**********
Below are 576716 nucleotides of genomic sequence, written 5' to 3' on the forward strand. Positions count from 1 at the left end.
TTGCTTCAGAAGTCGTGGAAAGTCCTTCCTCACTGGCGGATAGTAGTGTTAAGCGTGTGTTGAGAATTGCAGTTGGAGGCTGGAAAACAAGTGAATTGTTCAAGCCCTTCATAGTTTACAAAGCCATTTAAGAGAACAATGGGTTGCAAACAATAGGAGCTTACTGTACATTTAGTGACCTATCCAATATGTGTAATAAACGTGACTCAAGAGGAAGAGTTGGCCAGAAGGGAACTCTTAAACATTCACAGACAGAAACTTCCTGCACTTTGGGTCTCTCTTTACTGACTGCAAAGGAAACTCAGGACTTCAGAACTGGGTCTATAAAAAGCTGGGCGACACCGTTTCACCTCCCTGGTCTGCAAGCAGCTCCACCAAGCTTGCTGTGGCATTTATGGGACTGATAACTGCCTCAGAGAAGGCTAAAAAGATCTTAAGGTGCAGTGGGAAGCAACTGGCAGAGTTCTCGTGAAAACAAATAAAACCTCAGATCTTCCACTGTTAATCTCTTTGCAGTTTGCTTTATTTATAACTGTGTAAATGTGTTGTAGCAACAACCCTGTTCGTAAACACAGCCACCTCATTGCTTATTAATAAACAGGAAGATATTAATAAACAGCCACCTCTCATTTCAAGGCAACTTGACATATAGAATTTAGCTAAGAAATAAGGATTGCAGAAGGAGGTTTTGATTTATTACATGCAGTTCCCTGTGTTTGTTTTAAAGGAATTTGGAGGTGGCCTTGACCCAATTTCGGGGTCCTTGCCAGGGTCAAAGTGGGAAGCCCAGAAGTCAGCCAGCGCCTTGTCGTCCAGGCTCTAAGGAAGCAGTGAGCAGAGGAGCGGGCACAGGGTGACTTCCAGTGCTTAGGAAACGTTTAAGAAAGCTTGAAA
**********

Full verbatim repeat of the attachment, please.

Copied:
Below are 576716 nucleotides of genomic sequence, written 5' to 3' on the forward strand. Positions count from 1 at the left end.
TTGCTTCAGAAGTCGTGGAAAGTCCTTCCTCACTGGCGGATAGTAGTGTTAAGCGTGTGTTGAGAATTGCAGTTGGAGGCTGGAAAACAAGTGAATTGTTCAAGCCCTTCATAGTTTACAAAGCCATTTAAGAGAACAATGGGTTGCAAACAATAGGAGCTTACTGTACATTTAGTGACCTATCCAATATGTGTAATAAACGTGACTCAAGAGGAAGAGTTGGCCAGAAGGGAACTCTTAAACATTCACAGACAGAAACTTCCTGCACTTTGGGTCTCTCTTTACTGACTGCAAAGGAAACTCAGGACTTCAGAACTGGGTCTATAAAAAGCTGGGCGACACCGTTTCACCTCCCTGGTCTGCAAGCAGCTCCACCAAGCTTGCTGTGGCATTTATGGGACTGATAACTGCCTCAGAGAAGGCTAAAAAGATCTTAAGGTGCAGTGGGAAGCAACTGGCAGAGTTCTCGTGAAAACAAATAAAACCTCAGATCTTCCACTGTTAATCTCTTTGCAGTTTGCTTTATTTATAACTGTGTAAATGTGTTGTAGCAACAACCCTGTTCGTAAACACAGCCACCTCATTGCTTATTAATAAACAGGAAGATATTAATAAACAGCCACCTCTCATTTCAAGGCAACTTGACATATAGAATTTAGCTAAGAAATAAGGATTGCAGAAGGAGGTTTTGATTTATTACATGCAGTTCCCTGTGTTTGTTTTAAAGGAATTTGGAGGTGGCCTTGACCCAATTTCGGGGTCCTTGCCAGGGTCAAAGTGGGAAGCCCAGAAGTCAGCCAGCGCCTTGTCGTCCAGGCTCTAAGGAAGCAGTGAGCAGAGGAGCGGGCACAGGGTGACTTCCAGTGCTTAGGAAACGTTTAAGAAAGCTTGAAA